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Manchester United Fixtures

Difficult Opening Stretch Highlights United’s 2011/12 Premier League Slate

The Premier League season came to a conclusion only a month ago today, but in case you were already going through severe withdrawals, you can already officially start to look ahead to next season.

We still don’t know fully what new summer transfers will be taking the pitch for United when the new campaign kicks off in August, but what we do know for certain is who we’ll be facing, as the complete 2011/12 Premier League season fixtures list was released bright and early last Friday.

We’ll be starting our quest for a 20th title at West Brom on August 13, and given how the two meetings this past season went, this could be one of the trickiest season openers United have had in recent seasons.

Speaking of openings, the fixture gods certainly aren’t sparing United for the first couple of months of the season. Following the visit to the Hawthorns, United will face Tottenham and Arsenal at Old Trafford prior to the international break, and after returning to action with a trip to Bolton, we’ll be hosting Chelsea and their new ‘Special One’. Then, after the international break in October, we have trips to Merseyside with a home Manchester derby sandwiched in between. So, the only potential breather in the first 10 league matches of the season comes at home against Norwich City on October 1.

There may be some conspiracy theorists out there who might think that there’s some agenda behind the tough scheduling, but I happen to like it the schedule as it is, from top to bottom. Sure, we do have a penchant for starting slow, and that can be a concern when multiple new faces will still be getting acclimated into the side. However, if ever there’s a good way for a new-look team to gel, this is it. By the end of that stretch, we’ll know what this team is made of; we’ll know if not only is there a step up in quality and performance, but if the new faces have that United mentality and if the side still has that same steely resilience that was a mark of this past season’s team.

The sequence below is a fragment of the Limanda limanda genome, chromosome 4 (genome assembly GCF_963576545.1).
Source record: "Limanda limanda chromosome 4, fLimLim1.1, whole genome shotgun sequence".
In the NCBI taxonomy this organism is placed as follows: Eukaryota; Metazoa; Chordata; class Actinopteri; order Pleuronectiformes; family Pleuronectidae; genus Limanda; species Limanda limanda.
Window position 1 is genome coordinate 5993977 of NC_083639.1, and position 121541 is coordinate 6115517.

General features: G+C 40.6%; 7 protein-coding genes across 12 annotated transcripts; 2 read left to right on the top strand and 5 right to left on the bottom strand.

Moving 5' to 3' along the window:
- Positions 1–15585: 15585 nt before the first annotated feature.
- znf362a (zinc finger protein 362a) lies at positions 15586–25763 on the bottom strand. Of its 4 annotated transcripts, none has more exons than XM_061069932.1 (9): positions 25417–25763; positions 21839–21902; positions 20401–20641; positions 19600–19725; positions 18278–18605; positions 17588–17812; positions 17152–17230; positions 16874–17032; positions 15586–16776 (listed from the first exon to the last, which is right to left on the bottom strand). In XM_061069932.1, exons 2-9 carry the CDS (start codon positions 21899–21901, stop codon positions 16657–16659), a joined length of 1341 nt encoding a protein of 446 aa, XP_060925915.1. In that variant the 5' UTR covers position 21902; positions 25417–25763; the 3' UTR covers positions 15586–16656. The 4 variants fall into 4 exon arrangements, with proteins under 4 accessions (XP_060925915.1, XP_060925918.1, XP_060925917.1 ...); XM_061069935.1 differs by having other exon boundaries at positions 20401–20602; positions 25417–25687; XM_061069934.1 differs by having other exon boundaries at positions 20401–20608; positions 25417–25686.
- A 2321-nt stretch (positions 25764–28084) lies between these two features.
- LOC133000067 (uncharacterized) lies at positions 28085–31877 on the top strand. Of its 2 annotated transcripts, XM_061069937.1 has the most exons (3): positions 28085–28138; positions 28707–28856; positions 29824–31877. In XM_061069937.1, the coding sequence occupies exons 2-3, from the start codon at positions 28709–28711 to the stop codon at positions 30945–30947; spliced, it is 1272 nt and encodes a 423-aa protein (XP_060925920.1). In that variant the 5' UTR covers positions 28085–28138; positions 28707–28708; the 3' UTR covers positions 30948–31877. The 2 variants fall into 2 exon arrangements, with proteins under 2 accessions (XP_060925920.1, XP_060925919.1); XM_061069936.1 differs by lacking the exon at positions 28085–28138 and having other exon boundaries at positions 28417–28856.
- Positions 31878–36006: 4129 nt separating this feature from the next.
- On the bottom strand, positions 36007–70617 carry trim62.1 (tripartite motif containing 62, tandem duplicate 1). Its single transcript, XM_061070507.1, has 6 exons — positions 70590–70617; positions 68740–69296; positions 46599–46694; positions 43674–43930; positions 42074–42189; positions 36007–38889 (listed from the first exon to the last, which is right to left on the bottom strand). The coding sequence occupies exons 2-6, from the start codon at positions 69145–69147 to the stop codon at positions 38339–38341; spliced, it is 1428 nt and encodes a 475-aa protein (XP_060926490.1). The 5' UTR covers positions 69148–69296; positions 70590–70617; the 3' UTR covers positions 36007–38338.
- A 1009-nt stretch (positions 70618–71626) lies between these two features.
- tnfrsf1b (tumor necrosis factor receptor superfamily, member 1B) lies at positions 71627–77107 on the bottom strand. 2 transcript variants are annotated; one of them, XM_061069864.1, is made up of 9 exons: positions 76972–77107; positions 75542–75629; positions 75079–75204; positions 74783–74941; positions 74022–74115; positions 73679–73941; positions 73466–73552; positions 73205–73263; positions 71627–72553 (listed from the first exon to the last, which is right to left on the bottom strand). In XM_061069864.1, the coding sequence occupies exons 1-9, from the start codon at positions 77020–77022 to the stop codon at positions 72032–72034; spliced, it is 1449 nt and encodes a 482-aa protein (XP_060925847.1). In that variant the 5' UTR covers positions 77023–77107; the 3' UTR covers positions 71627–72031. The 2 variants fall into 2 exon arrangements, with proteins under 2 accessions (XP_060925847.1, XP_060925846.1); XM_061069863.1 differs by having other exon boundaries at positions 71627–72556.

If we can make it through the first couple of months with our heads well above water, the next few months are far more favorable. That might well be the true test, because it could be easy to have a dropoff in performances against the lesser sides after having so many tough games early on. That’s a test that I think we’ll pass, because this isn’t Fergie’s first or twenty-first rodeo, but it’s something that must be said nonetheless.

Then, after facing Arsenal, Chelsea, Liverpool, and Tottenham over a span of several weeks from late January to early March, the home stretch is also very favorable, with a trip to Eastlands at the end of April representing the toughest match in an otherwise very navigable run. If we’re locked in a tight title race, having a favorable slate only helps our cause. Not to disparage any of the other top teams, but my expectation at this point is that if United are battling anyone out for the title down the stretch, it’ll be Chelsea again, and their stretch run is a mite tougher than ours, so that’s a paper feather in our cap.

If the title happens to come down to the final day of the season, which it more often does not, it’d be ideal to have the season finale at home, but that’s not the case, as we’ll be visiting Steve Bruce (presuming he’s still in charge) and Sunderland. By contrast, Chelsea are home to Blackburn, City are at home to Q.P.R., and Liverpool are away to Swansea, though Arsenal have a tricky one away to West Brom, who took four of six points against them last season.

Of course, we can’t get too far ahead of ourselves right now, since there’s two months of summer transfer madness to wade through, and the season is always full of surprises (but hopefully no weather-related ones this time), but the way the schedule shapes up, we’ll have every opportunity to nail down #20, if we want to take it.